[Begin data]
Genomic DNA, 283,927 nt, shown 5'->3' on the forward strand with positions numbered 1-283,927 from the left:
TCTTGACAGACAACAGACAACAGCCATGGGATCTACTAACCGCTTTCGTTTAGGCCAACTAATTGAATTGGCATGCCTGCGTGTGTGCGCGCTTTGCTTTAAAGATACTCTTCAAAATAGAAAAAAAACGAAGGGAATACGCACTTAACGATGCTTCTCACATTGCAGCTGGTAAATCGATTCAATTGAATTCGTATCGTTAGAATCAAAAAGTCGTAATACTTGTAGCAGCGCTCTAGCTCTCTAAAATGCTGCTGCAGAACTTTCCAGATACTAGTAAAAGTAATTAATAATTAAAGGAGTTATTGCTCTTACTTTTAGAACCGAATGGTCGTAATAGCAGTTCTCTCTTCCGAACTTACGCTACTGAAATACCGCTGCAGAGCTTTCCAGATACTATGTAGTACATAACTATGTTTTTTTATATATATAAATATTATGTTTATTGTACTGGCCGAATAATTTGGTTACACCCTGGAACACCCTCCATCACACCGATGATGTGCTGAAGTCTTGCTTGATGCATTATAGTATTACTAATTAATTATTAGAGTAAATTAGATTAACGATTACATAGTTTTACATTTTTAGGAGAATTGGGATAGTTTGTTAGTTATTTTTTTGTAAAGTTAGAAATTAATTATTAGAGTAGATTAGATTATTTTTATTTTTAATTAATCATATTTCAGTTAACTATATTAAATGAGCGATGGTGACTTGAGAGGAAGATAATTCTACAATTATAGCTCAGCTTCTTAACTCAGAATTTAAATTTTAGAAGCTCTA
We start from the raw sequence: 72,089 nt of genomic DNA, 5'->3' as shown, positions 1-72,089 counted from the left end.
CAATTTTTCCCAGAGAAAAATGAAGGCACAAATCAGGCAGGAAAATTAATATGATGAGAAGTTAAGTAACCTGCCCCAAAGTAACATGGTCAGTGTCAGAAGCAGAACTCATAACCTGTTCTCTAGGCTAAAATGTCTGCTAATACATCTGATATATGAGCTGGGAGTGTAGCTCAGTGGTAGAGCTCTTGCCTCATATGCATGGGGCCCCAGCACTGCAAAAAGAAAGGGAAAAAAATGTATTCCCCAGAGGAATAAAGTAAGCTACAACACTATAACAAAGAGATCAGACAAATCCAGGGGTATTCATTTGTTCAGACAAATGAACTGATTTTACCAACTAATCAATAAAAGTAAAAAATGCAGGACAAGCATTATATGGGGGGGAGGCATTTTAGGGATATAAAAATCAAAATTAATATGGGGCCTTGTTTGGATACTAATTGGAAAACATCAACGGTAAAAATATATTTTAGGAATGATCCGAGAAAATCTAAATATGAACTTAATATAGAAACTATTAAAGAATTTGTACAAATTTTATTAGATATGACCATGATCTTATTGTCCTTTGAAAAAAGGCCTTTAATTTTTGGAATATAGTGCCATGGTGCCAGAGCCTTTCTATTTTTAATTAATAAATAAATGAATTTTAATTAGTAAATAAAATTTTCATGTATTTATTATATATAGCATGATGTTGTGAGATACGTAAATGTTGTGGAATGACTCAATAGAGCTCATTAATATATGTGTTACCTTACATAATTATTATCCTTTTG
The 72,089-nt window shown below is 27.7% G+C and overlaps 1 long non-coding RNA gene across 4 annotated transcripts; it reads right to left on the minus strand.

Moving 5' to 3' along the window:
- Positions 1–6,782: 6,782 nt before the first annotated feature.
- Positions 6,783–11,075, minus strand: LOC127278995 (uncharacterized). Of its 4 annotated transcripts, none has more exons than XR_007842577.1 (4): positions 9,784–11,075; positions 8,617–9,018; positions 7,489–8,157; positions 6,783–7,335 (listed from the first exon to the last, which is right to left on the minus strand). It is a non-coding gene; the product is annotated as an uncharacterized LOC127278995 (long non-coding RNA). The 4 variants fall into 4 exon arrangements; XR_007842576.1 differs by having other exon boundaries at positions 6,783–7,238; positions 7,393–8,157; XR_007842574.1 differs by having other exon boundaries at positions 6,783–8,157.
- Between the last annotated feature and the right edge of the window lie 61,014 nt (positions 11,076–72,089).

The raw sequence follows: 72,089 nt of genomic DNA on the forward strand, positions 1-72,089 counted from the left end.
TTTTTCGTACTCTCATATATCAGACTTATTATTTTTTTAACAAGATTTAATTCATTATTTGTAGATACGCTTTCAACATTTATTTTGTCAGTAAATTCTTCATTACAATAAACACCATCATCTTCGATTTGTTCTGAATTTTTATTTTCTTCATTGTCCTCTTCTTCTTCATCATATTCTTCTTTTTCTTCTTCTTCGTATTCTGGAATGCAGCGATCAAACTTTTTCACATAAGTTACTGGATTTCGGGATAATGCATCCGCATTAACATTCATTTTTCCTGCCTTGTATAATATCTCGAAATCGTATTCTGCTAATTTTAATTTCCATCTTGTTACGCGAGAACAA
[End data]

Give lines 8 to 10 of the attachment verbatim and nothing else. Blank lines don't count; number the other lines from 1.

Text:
- Positions 6,783–11,075, minus strand: LOC127278995 (uncharacterized). Of its 4 annotated transcripts, none has more exons than XR_007842577.1 (4): positions 9,784–11,075; positions 8,617–9,018; positions 7,489–8,157; positions 6,783–7,335 (listed from the first exon to the last, which is right to left on the minus strand). It is a non-coding gene; the product is annotated as an uncharacterized LOC127278995 (long non-coding RNA). The 4 variants fall into 4 exon arrangements; XR_007842576.1 differs by having other exon boundaries at positions 6,783–7,238; positions 7,393–8,157; XR_007842574.1 differs by having other exon boundaries at positions 6,783–8,157.
- Between the last annotated feature and the right edge of the window lie 61,014 nt (positions 11,076–72,089).

The raw sequence follows: 72,089 nt of genomic DNA on the forward strand, positions 1-72,089 counted from the left end.